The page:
WESTPORT — “First they came for the journalist. ... Nobody knows what happens next.”

This phrase, recounted by Westporter Mark Friedman from a political cartoon he recently read, set the tone at Friday’s discussion and celebration of World Press Freedom Day at Westport Town Hall.

Although comical, the cartoon seemed ominous, especially in light of the United States receiving a recent Reporters Without Borders free press rating of 48 out of 180, according to Friedman, an investment adviser and founder of iheartfreedomofthepress.com.

The forum, titled “Freedom of the Press and the Impact of Money, Politics and Censorship,” featured a panel of free press advocates and experts. U.S. Rep. Jim Himes, D-Conn., also sat on the panel, along with Yale Law School lecturer Francesca Procaccini and Washington advocacy manager at the Committee to Protect Journalists Michael De Dora.

To celebrate World Press Freedom Day, the United Nations Association of Southwestern Connecticut invited the community to talk about why having a free press is important and why it’s becoming more challenging to maintain it.

According to the panelists, there are many challenges of maintaining a free press, including financial incentives in advertisement, the disappearing of local media, censorship and long processes for receiving public information. Algorithms, clickbait and how technology features can also shape one’s worldview, often shutting people into a cocoon of preexisting biases.

One way people can counter this is to change how they consume news, said De Dora, and encouraged people to create a robust network of news sources instead of relying on a single organization.

Himes contended one sign of quality journalism is the way news organizations establish their mistake processes.

“News media outlets that have a process to go back and see how they make mistakes and admit to making mistakes ... those are likely to be the good news approaching objectivity,” he said.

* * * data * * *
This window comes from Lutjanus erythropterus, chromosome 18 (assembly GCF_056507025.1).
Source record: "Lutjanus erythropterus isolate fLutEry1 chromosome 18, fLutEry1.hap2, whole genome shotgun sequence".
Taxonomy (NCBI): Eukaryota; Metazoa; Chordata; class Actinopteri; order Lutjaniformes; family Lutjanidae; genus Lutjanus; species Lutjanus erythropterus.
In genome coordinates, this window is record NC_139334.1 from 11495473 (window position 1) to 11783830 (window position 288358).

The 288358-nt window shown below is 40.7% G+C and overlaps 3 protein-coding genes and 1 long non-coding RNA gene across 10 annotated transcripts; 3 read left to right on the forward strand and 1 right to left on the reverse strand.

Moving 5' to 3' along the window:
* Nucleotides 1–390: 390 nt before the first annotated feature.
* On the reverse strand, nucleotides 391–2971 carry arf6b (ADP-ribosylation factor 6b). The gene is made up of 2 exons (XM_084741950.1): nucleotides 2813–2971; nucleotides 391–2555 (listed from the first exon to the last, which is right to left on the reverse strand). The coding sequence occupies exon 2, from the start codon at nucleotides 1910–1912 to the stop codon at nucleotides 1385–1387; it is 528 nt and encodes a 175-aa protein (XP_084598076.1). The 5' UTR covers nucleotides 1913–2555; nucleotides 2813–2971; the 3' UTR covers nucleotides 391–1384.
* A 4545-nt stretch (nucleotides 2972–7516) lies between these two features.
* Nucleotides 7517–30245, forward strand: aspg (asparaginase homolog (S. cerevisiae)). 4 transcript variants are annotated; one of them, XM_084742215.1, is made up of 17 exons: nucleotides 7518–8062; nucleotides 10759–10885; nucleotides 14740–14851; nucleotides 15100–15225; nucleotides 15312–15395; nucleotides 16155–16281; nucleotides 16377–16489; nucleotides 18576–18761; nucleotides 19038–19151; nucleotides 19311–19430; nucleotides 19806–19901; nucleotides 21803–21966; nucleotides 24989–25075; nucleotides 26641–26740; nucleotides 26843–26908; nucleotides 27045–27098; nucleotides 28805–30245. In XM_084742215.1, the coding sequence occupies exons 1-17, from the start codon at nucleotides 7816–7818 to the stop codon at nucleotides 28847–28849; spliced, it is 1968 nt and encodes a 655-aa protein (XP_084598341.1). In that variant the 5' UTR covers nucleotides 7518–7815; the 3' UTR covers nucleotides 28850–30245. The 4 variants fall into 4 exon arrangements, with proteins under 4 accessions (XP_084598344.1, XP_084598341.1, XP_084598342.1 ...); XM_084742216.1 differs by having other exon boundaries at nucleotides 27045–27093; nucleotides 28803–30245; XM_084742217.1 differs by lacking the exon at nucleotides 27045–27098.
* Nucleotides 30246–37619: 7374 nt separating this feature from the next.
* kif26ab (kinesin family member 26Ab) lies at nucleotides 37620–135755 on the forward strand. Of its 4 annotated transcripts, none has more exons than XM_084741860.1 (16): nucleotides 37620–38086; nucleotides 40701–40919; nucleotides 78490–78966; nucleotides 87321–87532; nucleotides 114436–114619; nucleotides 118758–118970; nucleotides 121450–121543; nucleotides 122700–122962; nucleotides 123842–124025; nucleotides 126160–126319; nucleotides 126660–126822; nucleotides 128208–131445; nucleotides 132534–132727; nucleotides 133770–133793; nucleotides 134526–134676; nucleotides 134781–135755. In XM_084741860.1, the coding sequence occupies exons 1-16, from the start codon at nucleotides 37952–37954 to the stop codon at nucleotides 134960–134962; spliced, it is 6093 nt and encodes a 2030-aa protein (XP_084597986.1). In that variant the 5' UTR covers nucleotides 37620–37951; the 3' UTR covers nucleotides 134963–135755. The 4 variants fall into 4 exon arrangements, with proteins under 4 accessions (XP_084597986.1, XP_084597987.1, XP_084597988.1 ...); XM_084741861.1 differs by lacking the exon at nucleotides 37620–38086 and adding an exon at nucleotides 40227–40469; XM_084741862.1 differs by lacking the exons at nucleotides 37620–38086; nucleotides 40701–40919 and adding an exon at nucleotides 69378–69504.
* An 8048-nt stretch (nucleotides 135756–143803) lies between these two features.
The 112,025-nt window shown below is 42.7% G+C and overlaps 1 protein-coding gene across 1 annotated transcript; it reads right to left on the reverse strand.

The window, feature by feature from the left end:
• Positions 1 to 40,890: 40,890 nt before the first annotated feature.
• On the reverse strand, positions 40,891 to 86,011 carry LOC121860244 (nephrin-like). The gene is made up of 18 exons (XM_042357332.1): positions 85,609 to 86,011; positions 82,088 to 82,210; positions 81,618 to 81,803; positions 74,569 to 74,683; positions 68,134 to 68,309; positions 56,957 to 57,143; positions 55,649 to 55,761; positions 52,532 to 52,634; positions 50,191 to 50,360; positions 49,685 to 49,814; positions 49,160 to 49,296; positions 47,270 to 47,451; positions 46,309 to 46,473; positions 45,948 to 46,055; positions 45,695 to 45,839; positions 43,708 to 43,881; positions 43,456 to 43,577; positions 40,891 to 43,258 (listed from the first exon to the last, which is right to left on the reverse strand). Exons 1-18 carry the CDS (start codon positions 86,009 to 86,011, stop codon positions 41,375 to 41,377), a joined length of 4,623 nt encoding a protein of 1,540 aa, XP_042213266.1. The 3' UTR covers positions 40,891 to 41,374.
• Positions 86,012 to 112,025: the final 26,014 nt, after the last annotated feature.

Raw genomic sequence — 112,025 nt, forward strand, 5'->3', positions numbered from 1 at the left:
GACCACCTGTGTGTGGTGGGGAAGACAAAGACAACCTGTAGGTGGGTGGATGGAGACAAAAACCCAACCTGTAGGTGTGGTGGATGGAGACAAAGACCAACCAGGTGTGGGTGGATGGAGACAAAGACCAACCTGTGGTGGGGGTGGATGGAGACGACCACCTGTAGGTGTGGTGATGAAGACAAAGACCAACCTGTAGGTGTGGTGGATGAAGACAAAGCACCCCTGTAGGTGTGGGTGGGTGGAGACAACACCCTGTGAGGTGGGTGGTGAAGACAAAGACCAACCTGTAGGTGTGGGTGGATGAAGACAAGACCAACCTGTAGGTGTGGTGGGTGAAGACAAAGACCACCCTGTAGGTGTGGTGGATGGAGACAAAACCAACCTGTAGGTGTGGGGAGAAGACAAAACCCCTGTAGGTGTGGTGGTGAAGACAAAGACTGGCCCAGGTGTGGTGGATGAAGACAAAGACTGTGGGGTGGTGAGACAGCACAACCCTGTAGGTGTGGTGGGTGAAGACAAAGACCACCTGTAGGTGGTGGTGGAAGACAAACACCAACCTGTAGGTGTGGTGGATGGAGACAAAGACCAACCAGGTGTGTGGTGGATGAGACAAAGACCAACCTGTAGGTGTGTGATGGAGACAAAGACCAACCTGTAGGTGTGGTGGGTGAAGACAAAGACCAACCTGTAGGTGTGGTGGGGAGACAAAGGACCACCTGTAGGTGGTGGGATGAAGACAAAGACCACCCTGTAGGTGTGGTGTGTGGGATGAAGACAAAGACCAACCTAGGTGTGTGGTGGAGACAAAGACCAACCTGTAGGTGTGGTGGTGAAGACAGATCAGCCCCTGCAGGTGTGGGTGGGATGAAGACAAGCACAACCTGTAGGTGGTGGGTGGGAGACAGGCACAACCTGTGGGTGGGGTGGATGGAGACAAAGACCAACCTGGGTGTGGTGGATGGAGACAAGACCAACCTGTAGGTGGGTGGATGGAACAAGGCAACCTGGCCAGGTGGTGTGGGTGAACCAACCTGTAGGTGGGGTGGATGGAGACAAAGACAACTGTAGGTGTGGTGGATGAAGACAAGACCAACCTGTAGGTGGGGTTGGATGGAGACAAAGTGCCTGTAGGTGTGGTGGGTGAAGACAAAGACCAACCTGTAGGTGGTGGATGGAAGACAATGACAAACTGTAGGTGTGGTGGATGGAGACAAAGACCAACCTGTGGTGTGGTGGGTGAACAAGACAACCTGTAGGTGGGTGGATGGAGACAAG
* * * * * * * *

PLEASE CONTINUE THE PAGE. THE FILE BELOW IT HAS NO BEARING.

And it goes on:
The mood of the discussion became even more ominous after De Dora shared recent CPJ data of journalists being targeted and murdered at home and abroad, like the four reporters of the Capital Gazette in 2018.

“We (the U.S.) are, to many countries, the beacon of freedom. We need to keep our own house in order and I think we need to do better,” Friedman said. “I think we can do better.”

Both Friedman and De Dora spoke to the probability of it becoming much harder to hold outside government officials accountable if the U.S. itself is not maintaining a free press.

Panelists suggested emphasizing free press in education and additional investment in nonprofit organizations that participate in news coverage, like ProPublica.

Of the nearly 100 people in attendance sat a row of young students in business attire.

August Modija, 19, a freshman global political economy student at the University of Bridgeport, asked about the relationship between government officials and the press.

Modija, who is from South Africa, described the information at the forum particularly important as someone who comes from a continent where having a free press is a major issue, and where journalists receive opposition from elected officials.

Despite wishing the conversation would have dug further into those issues, Modija said she’ll carry the conversation on her own.

“As a young person, it is important to understand issues of freedom of the press and how to incorporate solutions into legislature, and to have an access of different forms of knowledge before forming an opinion,” she said.